- 48Department of Biosciences, University of Helsinki, Helsinki, Finland
- 49Department of Epidemiology, University of Iowa, Iowa City, Iowa, USA
- 50Cancer Epidemiology Unit, University of Eastern Piedmont, Novara, Italy
- 51Cesare Maltoni Cancer Research Center, Bentivoglio (Bologna), Italy
- 52Centre for Biophotonics, Lancaster University, UK
- 53Department of Prevention, Occupational Health Unit, National Health Service, Padua, Italy
- 54Department of Epidemiology Lazio Region, Rome, Italy
- 55Occupational and Environmental Epidemiology Unit, ISPO-Cancer Prevention and Research Institute, Florence, Italy
- 56Dalla Lana School of Public Health, University of Toronto, Canada
- 57Unit of Cancer Epidemiology, University of Turin and CPO-Piemonte, Torino, Italy
- 58Department of Environmental and Occupational Health Sciences, City University of New York School of Public Health, USA
- 59School of Nursing and Public Health, University of KwaZulu-Natal, Durban, South Africa
- 60Department of Environmental and Occupational Health, Milken Institute School of Public Health, The George Washington University, Washington DC, USA
- 61Health and Environment-Department of Prevention, Local Health Authority-Empoli, Florence, Italy
- 62Department of Biology and Biotechnology “Charles Darwin”, Sapienza Rome University, Italy
- 63Department of Environmental Sciences, School of the Coast & Environment, Louisiana State University, Baton Rouge, Los Angeles, USA
- 64Center for Applied Genetics and Genomic Medicine, University of Arizona Health Sciences, Tucson, Arizona, USA
- 65Iowa Superfund Research Program and the Interdisciplinary Graduate Program in Human Toxicology, University of Iowa, Iowa City, Iowa, USA
- 66Center for Research in Health, Work and Environment (CISTA), National Autonomous University of Nicaragua (UNAN-León), León, Nicaragua
- 67Swiss Tropical and Public Health Institute, Associated Institute of the University of Basel, Basel, Switzerland
- 68College of Veterinary Medicine, Mississippi State University, Mississippi State, USA
- 69Department of Environmental and Occupational Health, Florida International University, Miami, Florida, USA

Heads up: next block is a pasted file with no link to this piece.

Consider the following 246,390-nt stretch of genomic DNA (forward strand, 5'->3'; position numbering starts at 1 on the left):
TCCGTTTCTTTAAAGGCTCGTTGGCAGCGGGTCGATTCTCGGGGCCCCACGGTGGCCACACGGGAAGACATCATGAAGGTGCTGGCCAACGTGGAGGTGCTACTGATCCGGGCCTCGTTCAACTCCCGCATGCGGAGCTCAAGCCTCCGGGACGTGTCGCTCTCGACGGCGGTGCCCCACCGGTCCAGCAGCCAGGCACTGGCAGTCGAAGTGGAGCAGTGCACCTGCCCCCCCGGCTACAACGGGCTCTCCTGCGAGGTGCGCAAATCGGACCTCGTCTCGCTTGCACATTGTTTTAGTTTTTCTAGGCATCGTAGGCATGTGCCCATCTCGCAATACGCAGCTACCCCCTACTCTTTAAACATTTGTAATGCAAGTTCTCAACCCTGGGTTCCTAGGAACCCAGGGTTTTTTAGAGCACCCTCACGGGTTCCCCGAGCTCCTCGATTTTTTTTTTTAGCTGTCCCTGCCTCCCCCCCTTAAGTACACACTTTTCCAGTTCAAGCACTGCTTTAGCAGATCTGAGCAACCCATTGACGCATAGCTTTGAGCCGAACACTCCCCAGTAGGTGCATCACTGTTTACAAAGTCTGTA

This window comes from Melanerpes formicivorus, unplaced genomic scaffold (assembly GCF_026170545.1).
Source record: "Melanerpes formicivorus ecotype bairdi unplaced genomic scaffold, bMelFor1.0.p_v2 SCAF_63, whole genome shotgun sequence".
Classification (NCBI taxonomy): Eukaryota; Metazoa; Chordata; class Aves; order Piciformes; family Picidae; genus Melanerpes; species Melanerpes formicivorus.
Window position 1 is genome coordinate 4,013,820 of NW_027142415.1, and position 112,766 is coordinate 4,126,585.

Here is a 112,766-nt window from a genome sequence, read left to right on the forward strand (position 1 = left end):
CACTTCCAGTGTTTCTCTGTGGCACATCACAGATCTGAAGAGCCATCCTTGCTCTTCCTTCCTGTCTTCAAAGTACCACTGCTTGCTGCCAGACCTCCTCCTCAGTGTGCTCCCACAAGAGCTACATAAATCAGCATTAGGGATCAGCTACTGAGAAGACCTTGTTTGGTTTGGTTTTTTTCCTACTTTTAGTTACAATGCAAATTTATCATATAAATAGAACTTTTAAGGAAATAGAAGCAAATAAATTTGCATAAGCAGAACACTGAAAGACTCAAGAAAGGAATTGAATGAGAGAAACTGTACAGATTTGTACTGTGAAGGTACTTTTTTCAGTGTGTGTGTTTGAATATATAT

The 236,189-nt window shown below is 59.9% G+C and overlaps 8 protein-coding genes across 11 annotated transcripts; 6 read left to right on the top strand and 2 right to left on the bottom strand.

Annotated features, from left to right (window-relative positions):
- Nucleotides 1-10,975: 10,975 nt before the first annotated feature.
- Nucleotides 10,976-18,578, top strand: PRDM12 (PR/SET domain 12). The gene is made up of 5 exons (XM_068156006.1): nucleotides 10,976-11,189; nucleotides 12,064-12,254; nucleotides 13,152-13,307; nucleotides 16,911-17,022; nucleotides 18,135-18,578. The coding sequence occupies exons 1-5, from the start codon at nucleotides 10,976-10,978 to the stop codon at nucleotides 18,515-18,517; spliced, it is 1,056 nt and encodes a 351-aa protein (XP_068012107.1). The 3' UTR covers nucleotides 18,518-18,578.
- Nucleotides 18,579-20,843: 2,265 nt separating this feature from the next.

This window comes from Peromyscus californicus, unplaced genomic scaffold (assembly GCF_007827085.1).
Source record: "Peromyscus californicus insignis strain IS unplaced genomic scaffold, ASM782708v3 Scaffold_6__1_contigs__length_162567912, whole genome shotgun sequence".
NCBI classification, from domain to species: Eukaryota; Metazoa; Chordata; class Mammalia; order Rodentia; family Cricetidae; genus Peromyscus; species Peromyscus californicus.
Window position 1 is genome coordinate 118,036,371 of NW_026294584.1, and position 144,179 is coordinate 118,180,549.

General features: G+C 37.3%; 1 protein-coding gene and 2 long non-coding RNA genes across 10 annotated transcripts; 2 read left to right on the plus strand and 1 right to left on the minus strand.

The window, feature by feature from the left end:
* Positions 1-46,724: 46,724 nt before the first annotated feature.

- 70Department of Veterinary Integrative Biosciences, Texas A&M University, College Station, Texas, USA
- 71Faculty of Medicine, University of São Paulo, São Paulo, Brazil
- 72Natural Resources Defense Council and George Washington University, Washington DC, USA
- 73Nanosafety Research Centre, Finnish Institute of Occupational Health, Helsinki, Finland
- 74Radboud Institute for Health Sciences, Radboud University Medical Center, Nijmegen, The Netherlands
- 75Department of Pathology, University of Alberta, Edmonton, Alberta, Canada
- 76Department of Environmental Health Sciences, Johns Hopkins Bloomberg School of Public Health, Baltimore, Maryland, USA
- 77School of Public Health, University of California, Berkeley, California, USA
- 78Faculty of Medicine, University of New South Wales, Randwick, New South Wales Australia
- 79Program on Reproductive Health and the Environment, University of California, San Francisco, California, USA
- 80Istituto di Geosceinze e Georisorse (CNR), Padova, Italy
- 81University of Torino, Torino, Italy
- 82German Cancer Research Center, Heidelberg and Faculty of Pharmacy, Heidelberg University, Germany
- 83Fred Hutchinson Cancer Research Center, University of Washington, Seattle, Washington, USA
- 84Faculty of Public Health, Kuwait University, Kuwait City, Kuwait
- 85Department of Public Health Sciences, Medical University of South Carolina, Charleston, South Carolina, USA
- 86Department of Environmental Epidemiology, Imperial College London, London, UK
- 87Department of Research, Cancer Registry of Norway, Institute of Population-Based Cancer Research, Oslo, Norway; Department of Community Medicine, Faculty of Health Sciences, University of Tromsø, The Arctic University of Norway, Tromsø, Norway; Department of Medical Epidemiology and Biostatistics, Karolinska Institutet, Stockholm, Sweden; and Genetic Epidemiology Group, Folkhälsan Research Center, Helsinki, Finland.
- 88Department of Pathology, City of Hope Medical Center, Duarte, California, USA
- 89Program on Reproductive Health and the Environment, University of California, San Francisco, USA
- 90Okayama University, Okayama, Japan
- 91Institute of Nanoproduct Safety Research, Hoseo University, Asan, The Republic of Korea
- 92University of Padua, Padova, Italy
- 93Department of Prevention and Evaluation, Leibniz-Institute for Prevention Research and Epidemiology, Bremen, Germany
- 94College of Pharmacy, University of South Florida, Tampa, Florida, USA
- Correspondence to Dr Christopher J Portier, Environmental Health Consultant, Thun, CH-3600, Switzerland;
The International Agency for Research on Cancer (IARC) Monographs Programme identifies chemicals, drugs, mixtures, occupational exposures, lifestyles and personal habits, and physical and biological agents that cause cancer in humans and has evaluated about 1000 agents since 1971. Monographs are written by ad hoc Working Groups (WGs) of international scientific experts over a period of about 12 months ending in an eight-day meeting. The WG evaluates all of the publicly available scientific information on each substance and, through a transparent and rigorous process,1 decides on the degree to which the scientific evidence supports that substance's potential to cause or not cause cancer in humans.
For Monograph 112,2 17 expert scientists evaluated the carcinogenic hazard for four insecticides and the herbicide glyphosate.3 The WG concluded that the data for glyphosate meet the criteria for classification as a probable human carcinogen.